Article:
Capsicums, according to some, like moist but not soggy conditions. And anyone in the UK in summer 2007 will attest to it being even more miserable than the average English summer.
It was a decent 50-50 first attempt at growing capsicums.
But it did give me the 'itch' to plant in the future (which sets up the next blog quite nicely)...
A good way to communicate with the known and the unknown.
A good way to weave a tale of the ordinary...
...or jazz it up to the extraordinary (or silly in my case).
Greetings, oh ye who read these exerpts of a muddled mind!
I humbly welcome you to the World of AJI CHOMBO.
Bit of a dreamer, bit of a vegetating, vegetative vegetable...
... one heck of a spicy fruit!
So what is this blog going to be about? Well, for starters, it's about that strange little fruit, the Capsicum. It's a journal that wilL attempt to chronicle my success (or more likely resounding failure), as I strive to grow chillies from seed to pod. Along the way, I may digress from all matters capsicum into the shennanigans that envelop my rather ordinary life, and that of my partner-in-shennanigans, Almapaprika. She's a sweet pepper, Almapaprika (I love her lots. She puts up with me.). Got more common sense than me, and can be a little odd sometimes (though definitely not the strangest pepper I know).
But I digress... (yeah, it starts like this most of the time. One random thought turns into a ten volume diatribe).
Before I start, though, I do have a confesion to make.
I am not a chilehead (or chillihead, if you prefer the brit spelling of the term). Yes, it does make it all the more 'curious', that I'm not ga-ga about the little things, and yet I strive to grow them.
I decided a few years back to give it a try with some chillies (and a couple o'sweet peppers bought from the supermarket, and lo and behold! I actually got plants that grew big and strong and rewarded me and Almapaprika with chillies and peppers (she ate the peppers, I just grew them).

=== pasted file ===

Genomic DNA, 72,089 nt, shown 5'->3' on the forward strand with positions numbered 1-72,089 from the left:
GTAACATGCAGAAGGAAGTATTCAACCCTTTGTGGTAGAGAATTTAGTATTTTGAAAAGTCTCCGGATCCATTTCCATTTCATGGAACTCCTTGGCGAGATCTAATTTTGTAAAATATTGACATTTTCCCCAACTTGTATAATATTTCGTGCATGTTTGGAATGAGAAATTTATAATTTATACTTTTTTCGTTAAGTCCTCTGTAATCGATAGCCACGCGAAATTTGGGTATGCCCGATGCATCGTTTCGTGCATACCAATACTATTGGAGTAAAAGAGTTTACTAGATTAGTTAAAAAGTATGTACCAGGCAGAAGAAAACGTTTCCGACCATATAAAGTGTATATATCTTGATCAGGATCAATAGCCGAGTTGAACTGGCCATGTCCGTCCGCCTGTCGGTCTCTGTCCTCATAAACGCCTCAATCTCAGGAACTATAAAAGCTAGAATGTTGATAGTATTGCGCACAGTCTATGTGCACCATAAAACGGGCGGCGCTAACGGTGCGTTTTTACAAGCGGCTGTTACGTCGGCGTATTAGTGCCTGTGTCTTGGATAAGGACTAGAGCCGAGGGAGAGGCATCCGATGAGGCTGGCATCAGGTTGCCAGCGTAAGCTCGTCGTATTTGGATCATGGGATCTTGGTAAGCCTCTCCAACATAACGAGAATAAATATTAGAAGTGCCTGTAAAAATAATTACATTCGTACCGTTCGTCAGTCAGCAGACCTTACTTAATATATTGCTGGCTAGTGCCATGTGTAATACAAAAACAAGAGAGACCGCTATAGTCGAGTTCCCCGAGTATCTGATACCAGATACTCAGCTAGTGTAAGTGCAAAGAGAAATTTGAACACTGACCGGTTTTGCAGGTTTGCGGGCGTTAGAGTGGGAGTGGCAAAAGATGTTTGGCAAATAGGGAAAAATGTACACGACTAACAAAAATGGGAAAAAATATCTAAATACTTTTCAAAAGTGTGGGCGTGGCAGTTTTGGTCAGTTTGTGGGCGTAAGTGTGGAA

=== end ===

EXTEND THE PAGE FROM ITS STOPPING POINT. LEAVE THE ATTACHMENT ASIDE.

Much like my goings off-tangent in this blog, in real life I couldn't leave well enough alone, and attempted to grow myriads of little capsicums in a rather limited back garden, encroaching on the gardening space of one of our flatmates, Chiltepin, who was growing runner beans and beetroots. Her other peppery half at the time, Chilipiquin (look, if you know what these chillies look like, it will make perfect sense to you), brought me some chillies from China. I then bought chillies from three separate seed suppliers. But I overdid it, and was only able to harvest the two I mentioned previously, and some Cherry Chillies from another plant that grew beautifully in the kitchen windowsill. That house had an absolutely fantastic kitchen windowsill for growing plants! I will have to find the CD with the photos I took of those chillies to show y'all how utterly fantastic it was.
But that pretty much set up this current fascination for capsicums, and Scoville Heat Units, and the wonderful menagerie of terminolgies so preciously utilised by Chilliheads.
Almapaprika and I even began buying chilli sauces and jams to try.
I have to admit, to date, the absolutely BEST (and I say this after tasting at least four or five different ones) Chipotle Chilli Jam we've tasted has been courtesy of chillis galore. It was slighlty smoky, with just the right amount of sweetness and just the right amount of heat. We would use it for yummy cheese on toast, every time. Worth every penny, in this pepper's honest opinion (plus they were extremely nice when my order got lost in the post).
But again, I digress! (this gets to be a pattern, folks.)
Two years later, the chilli bug pinched me again, and I've now decided to do a little bit more (and true to form, I've once again overdone it!).
But I will let you digest this first entry before getting to the nitty-gritty of it all:
Aji Chombo's Chillies for 2009!